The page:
Greg Blache called the play and Justin Tryon was ready.
Tryon approached the line of scrimmage--it was 3rd-and-11--and he eyed Tampa Bay Buccaneers quarterback Josh Johnson.
"I was stoked," Tryon said. "I was thinking, 'Coach [Greg Blache] believed in me to make this play.' He believed in me to call the play. So I felt like I had to come through."
Tryon blitzed into the backfield and chased Johnson as he scrambled left. Tryon, all of 5-9 and 183 pounds, dragged down the 6-3, 205-pound Johnson for his first NFL sack.
It was a play that drew attention because it ended a Buccaneers drive.
It also drew attention because Tryon was in the game as the Redskins' nickel cornerback, replacing Fred Smoot.
"Justin had a tremendous game," head coach Jim Zorn said afterwards. "He played very tight coverage. He did what we asked him to do as far as coming in at that nickel position and playing man coverage. He was very heads up in some of his tackles."
For Tryon, it was a chance to show coaches he was ready for a bigger role.
A fourth-round draft pick in the 2008 NFL Draft, Tryon saw limited action on defense as a rookie last year.
Like most cornerbacks, Tryon maintains a degree of confidence. Looking back now, he knows that he wasn't ready for playing time as a rookie.
"Last year? I would compare myself to a chicken with its head cut off," Tryon said. "I was all over the place. I wanted to make every play. This is the NFL--you can't make every single play. You have to focus in on, 'I want to stop this. I want to take this away.'
"This year, I really calmed down and I really try to see what the offense is trying to do to me."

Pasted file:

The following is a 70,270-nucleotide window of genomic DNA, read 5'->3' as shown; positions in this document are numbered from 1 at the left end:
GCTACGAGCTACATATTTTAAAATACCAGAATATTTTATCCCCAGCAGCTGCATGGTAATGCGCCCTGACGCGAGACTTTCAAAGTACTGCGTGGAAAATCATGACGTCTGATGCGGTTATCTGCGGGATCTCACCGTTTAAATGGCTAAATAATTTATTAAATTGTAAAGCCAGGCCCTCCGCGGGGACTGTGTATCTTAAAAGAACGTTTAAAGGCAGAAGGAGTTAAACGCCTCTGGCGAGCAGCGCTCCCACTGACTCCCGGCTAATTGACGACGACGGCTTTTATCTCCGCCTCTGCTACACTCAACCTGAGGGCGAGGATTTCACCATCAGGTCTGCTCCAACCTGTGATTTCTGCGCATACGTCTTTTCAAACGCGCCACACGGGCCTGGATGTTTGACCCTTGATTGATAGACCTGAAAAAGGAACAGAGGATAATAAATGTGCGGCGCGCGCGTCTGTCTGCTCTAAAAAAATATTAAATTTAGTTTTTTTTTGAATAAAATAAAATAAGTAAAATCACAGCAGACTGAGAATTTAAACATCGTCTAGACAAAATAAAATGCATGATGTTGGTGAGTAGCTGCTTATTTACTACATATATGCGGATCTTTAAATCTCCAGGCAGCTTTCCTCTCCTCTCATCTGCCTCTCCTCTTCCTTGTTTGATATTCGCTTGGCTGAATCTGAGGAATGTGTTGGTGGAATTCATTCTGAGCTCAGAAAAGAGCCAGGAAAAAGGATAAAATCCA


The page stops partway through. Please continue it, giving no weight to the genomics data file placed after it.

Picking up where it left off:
To take a step forward, Tryon said he focused on the details.
"Down and distance, third downs, recognizing what the offense is going to do," Tryon said. "Each and every day I go to practice and have fun."
In the first four games of this season, Tryon posted eight tackles and one pass defended to go along with his sack.
As the nickel cornerback, Tryon has had to line up in the slot.
That has its own set of challenges.
Wide receivers in the slot have more room to work with and can break left or right on a pass route.
In some ways, it's tougher than lining up on the outside.
"A good slot [defensive back] really helps us," Zorn said. "It helped us [against Tampa Bay] because DeAngelo Hall was very good outside. He was just so comfortable out there. He had a great interception. Even Carlos [Rogers] had a chance for an interception on the other side, in the same type of situation.
"It helps us in a dramatic way. It just gives you confidence to be able to call some man coverage in certain situations and track guys across the field.
"Justin was great even when he came across the line of scrimmage to blitz. All those areas can open up some more coverage situations and we can be a little bit more deceptive, if you will, with our packages."